It turns out that when you torture someone until he tells you Iraq was training al-Qaeda operatives in chemical and biological warfare, he'll tell you want you want to hear even if it isn't true. Mark Kleiman and Kevin Drum both point to this sort of problem as the "pragmatic case against torture." It seems to me, however, that this is more like the pragmatic case for torture. The Bush administration, among many other flaws, has embraced confirmation bias with remarkable gusto. It seems to be their main epistemic method.
And that's precisely the sort of thing torture is really good for. If you already know what the truth is -- perhaps because it can be deduced from regime-type rather than boring intelligence gathering -- but just need some more evidence in order to convince others, then torture is a really, really, really good way of getting that kind of evidence. That's always been the main historical use of torture -- you have your prisoner, you want a confession, so you torture him until he confesses. It's not, after all, as if the administration was genuinely wondering about Iraq/al-Qaeda ties. They knew what they wanted to prove and they needed to make the case. Torture was an excellent way to get the job done.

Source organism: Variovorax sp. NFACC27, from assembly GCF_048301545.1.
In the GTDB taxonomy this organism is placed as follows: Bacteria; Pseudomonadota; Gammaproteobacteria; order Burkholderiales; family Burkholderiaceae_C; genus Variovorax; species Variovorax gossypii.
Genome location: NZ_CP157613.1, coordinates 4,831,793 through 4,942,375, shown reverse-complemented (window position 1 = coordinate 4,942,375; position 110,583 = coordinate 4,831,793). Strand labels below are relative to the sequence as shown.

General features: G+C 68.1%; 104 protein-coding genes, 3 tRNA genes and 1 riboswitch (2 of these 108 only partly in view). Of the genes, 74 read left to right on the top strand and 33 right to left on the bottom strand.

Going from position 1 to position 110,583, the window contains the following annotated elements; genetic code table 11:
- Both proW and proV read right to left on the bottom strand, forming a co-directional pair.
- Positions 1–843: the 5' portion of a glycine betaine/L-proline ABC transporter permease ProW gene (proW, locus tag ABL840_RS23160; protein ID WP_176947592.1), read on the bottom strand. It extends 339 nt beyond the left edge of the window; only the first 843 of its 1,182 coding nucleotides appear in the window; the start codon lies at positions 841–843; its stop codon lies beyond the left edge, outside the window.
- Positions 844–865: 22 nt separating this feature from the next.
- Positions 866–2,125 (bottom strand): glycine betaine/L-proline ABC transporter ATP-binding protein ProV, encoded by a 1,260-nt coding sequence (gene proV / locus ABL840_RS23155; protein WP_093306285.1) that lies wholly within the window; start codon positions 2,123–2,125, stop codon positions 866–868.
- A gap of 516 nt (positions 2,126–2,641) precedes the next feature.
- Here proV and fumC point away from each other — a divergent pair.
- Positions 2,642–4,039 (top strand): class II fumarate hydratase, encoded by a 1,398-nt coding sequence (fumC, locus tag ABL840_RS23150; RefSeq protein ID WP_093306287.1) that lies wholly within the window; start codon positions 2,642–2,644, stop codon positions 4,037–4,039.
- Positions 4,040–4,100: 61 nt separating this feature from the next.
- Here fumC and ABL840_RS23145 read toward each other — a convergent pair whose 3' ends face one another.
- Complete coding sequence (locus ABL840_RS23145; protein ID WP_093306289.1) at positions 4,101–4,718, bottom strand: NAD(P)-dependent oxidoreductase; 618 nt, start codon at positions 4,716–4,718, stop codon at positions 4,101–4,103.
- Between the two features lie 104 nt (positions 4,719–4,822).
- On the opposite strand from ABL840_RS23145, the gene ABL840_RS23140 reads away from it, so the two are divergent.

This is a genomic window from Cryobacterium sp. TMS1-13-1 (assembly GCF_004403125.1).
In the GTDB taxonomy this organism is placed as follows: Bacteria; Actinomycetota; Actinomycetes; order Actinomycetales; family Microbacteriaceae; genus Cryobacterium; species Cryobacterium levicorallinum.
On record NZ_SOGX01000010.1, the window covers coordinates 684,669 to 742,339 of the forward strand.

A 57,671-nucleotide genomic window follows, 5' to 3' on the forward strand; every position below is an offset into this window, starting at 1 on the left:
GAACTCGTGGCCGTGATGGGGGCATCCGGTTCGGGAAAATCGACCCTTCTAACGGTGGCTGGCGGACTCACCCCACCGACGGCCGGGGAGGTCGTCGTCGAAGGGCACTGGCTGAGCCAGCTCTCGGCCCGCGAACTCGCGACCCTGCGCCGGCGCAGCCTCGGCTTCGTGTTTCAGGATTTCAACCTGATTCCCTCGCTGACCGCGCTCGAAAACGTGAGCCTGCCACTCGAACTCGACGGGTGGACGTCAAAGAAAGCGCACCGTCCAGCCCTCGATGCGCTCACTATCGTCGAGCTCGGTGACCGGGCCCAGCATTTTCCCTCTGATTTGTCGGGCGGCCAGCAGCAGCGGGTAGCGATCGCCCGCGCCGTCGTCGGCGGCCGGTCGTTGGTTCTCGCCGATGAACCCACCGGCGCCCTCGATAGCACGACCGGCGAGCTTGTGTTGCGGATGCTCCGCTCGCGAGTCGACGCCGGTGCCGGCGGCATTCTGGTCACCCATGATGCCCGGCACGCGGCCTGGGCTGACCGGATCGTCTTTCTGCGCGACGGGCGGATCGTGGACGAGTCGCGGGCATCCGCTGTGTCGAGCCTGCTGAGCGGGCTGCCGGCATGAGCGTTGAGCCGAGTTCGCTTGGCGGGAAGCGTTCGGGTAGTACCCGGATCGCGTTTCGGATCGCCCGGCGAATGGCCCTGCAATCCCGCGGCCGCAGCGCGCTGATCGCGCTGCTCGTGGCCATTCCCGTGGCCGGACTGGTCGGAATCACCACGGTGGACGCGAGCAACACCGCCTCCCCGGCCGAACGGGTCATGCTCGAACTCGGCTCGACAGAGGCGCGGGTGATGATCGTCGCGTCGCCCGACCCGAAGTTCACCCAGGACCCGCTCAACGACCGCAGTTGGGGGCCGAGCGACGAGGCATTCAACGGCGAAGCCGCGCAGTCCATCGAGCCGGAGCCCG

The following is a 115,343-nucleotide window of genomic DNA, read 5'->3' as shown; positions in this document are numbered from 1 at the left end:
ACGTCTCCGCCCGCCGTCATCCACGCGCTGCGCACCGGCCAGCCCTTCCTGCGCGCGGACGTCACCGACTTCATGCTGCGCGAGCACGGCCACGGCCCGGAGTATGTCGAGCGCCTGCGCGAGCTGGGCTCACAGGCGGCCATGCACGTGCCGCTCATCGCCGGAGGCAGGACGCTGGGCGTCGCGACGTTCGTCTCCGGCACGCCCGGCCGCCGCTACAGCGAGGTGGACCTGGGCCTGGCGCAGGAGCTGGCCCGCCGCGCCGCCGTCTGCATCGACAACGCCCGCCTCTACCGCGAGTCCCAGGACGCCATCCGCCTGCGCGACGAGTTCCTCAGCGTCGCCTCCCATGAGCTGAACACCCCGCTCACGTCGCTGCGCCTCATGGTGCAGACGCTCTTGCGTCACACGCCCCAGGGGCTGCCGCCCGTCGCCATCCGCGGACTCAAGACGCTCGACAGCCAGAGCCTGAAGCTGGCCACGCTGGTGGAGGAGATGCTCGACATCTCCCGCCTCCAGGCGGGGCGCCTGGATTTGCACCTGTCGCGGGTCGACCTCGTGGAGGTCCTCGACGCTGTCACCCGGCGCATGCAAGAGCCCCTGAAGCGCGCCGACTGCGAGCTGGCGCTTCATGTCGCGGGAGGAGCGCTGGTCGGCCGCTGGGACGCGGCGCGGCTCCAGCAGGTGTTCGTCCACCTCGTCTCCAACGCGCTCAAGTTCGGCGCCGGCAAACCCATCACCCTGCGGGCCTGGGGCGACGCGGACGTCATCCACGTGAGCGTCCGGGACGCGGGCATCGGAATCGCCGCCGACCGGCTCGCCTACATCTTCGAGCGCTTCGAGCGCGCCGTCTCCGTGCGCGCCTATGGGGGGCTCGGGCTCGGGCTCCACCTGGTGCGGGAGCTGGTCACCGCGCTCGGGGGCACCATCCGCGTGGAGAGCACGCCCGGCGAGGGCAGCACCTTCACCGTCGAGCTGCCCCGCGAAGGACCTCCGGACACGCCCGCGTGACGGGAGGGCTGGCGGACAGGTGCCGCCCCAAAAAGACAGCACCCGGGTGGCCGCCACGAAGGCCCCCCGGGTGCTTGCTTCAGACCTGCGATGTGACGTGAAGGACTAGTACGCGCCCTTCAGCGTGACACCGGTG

A Few Insights From the First Debate
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